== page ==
EPA Watchdog Slams Agency's Chief of Staff Who Refuses to Cooperate With Investigations
The Environmental Protection Agency's top internal watchdog rebuked the department head's chief of staff for "open defiance" in refusing to cooperate with an audit and an investigation into whether he pressured a department scientist to change her congressional testimony, as the New York Times reported.
The EPA's Inspector General Charles Sheehan also criticized EPA Administrator Andrew Wheeler for his refusal to take action and address his chief of staff's refusal to cooperate with investigators, according to The Hill.
The letter, which is stamped Oct. 29, but was released Wednesday is written to Wheeler. It calls Chief of Staff Ryan Jackson's behavior a particularly serious and flagrant problem.
"To countenance open defiance even in one instance — much less two, both by a senior public official setting precedent for himself and all agency staff — is ruinous," Sheehan concluded in the letter, as The New York Times reported.
The missive falls under the category of a "Seven Day Letter," meaning it is a step in the process used to notify Congress of serious impediments to carrying out investigations. Wheeler had to give the letter and any responses he wishes to include to the appropriate congressional committees within seven calendar days.
The audit of Mr. Jackson stems from an investigation into emails that showed Jackson trying to pressure scientist Deborah Swackhamer into altering her planned testimony before the House Science Committee. Dr. Swackhamer, for her part, said she had "felt bullied," as the New York Times reported.
The investigation is believed to revolve around Jackson's involvement in the firing for former EPA Administrator Scott Pruitt's scheduler. The scheduler was pressured by Jackson to retroactively delete meetings that Pruitt held that were ethically dubious. She refused since it was a federal crime and was subsequently fired, according to the New York Times.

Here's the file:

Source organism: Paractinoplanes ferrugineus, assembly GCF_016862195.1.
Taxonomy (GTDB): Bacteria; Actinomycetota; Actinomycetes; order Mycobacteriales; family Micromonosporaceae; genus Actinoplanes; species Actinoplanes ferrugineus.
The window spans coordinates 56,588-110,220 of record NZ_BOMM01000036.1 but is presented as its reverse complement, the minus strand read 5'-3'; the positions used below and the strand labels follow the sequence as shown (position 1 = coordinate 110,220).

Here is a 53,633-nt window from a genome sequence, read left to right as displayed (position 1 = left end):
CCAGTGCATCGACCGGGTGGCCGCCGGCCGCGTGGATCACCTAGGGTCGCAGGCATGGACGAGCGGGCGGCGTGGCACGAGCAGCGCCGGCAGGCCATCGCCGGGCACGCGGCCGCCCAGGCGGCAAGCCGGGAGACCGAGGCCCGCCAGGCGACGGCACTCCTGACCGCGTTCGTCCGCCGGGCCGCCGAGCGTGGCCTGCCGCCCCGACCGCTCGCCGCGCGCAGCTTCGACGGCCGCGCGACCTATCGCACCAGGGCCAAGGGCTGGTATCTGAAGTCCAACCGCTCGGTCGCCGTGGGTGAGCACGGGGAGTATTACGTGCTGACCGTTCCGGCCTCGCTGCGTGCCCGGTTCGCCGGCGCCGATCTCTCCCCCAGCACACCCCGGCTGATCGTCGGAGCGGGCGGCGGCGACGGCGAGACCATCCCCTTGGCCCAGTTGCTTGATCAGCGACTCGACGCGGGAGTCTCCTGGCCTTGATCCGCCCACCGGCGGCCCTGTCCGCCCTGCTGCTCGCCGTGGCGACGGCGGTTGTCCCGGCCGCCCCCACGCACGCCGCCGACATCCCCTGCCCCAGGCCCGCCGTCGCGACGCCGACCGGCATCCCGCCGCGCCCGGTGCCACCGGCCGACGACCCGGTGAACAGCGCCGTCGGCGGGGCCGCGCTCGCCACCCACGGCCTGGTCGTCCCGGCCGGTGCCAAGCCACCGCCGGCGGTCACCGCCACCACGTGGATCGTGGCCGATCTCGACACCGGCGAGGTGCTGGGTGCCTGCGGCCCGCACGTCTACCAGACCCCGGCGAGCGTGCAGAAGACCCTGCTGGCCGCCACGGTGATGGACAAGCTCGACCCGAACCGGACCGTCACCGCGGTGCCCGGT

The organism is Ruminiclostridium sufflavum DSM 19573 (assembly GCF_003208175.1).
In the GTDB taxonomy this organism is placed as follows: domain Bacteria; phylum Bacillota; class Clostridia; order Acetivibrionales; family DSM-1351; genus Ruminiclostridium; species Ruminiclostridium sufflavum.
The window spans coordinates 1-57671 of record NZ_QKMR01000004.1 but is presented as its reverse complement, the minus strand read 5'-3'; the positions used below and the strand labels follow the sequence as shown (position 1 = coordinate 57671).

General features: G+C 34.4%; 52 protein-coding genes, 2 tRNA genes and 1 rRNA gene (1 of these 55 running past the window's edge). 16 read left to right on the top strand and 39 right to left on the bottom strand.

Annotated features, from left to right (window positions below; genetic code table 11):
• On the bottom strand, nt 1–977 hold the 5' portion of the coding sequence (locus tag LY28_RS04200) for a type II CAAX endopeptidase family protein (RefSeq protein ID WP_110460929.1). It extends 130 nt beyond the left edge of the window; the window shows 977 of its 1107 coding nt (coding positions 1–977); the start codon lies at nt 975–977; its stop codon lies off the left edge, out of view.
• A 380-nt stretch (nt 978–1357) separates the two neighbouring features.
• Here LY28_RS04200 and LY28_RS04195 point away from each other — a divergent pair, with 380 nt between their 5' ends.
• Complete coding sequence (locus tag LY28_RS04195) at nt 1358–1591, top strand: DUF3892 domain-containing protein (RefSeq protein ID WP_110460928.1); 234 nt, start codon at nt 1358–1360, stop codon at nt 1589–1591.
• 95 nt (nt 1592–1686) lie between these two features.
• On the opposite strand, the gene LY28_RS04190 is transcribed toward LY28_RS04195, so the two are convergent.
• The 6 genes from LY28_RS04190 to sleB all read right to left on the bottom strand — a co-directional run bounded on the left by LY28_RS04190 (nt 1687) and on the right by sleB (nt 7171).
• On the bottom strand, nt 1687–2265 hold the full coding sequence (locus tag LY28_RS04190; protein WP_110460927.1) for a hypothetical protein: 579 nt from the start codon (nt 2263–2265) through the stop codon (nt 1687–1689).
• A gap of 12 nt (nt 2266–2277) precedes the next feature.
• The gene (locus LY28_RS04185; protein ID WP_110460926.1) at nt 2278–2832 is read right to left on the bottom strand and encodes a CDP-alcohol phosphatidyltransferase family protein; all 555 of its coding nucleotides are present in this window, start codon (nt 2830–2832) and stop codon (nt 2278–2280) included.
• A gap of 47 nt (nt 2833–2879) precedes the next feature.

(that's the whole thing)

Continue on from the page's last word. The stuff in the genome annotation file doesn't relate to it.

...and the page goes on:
Sheehan's letter describes the ways Jackson has delayed and avoided and tried to sideline investigators. It also details Sheehan's failed attempts to talk to Wheeler about the investigation and the audit, as The Hill reported.
"Since October 21, 2019, neither you nor any agency official has contacted OIG on this urgent matter," Sheehan wrote.
Sheehan contrasts Wheeler's actions with his own words, citing an August 2018 memo that Wheeler wrote to the EPA.
"Cooperating with the Office of Inspector General to Ensure the US Environmental Protection Agency is Fulfilling the Public's Trust (Attachment A). There you echo the Act's explicit mandate of full agency cooperation: 'It is imperative and expected that agency personnel provide the OIG with access to personnel ... or other information ... needed by the OIG to accomplish its mission,'" Sheehan wrote in the letter. Yet, the letter goes on to detail how Wheeler and, in particular, Jackson have defied exactly what Wheeler said they are supposed to do.
Sheehan later discusses the importance of cooperation and the need for the Inspector General to gather information without impediment and again draws attention to Wheeler and Jackson's defiance of his own mandate.
"As it is for the agency itself, information is the oxygen for the Inspector General's office," Sheehan wrote in his letter. "If information is choked off, we cannot fulfill our congressional charter and produce work of the rigor and quality expected by the American public You reaffirmed in your message to all agency employees that Inspector General access to all information is 'imperative' in 'Fulfilling the Public's Trust.'"
With the release of the letter yesterday, an EPA spokesman said Wheeler directed Jackson to sit down with the Office of the Inspector General.
"Today, the Administrator spoke with Acting Inspector General Chuck Sheehan to inform him that Mr. Jackson has agreed to sit for an interview with the O.I.G.'s office," the spokesman, Michael Abboud, said, as the New York Times reported. "E.P.A. believes that this accommodation resolves the issues identified" in Mr. Sheehan's letter.
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Jean-Marc Neveu and Olivier Civil never expected to find themselves battling against disposable mask pollution.
When they founded their recycling start-up Plaxtil in 2017, it was textile waste they set their sights on. The project developed a process that turned fabrics into a new recyclable material they describe as "ecological plastic."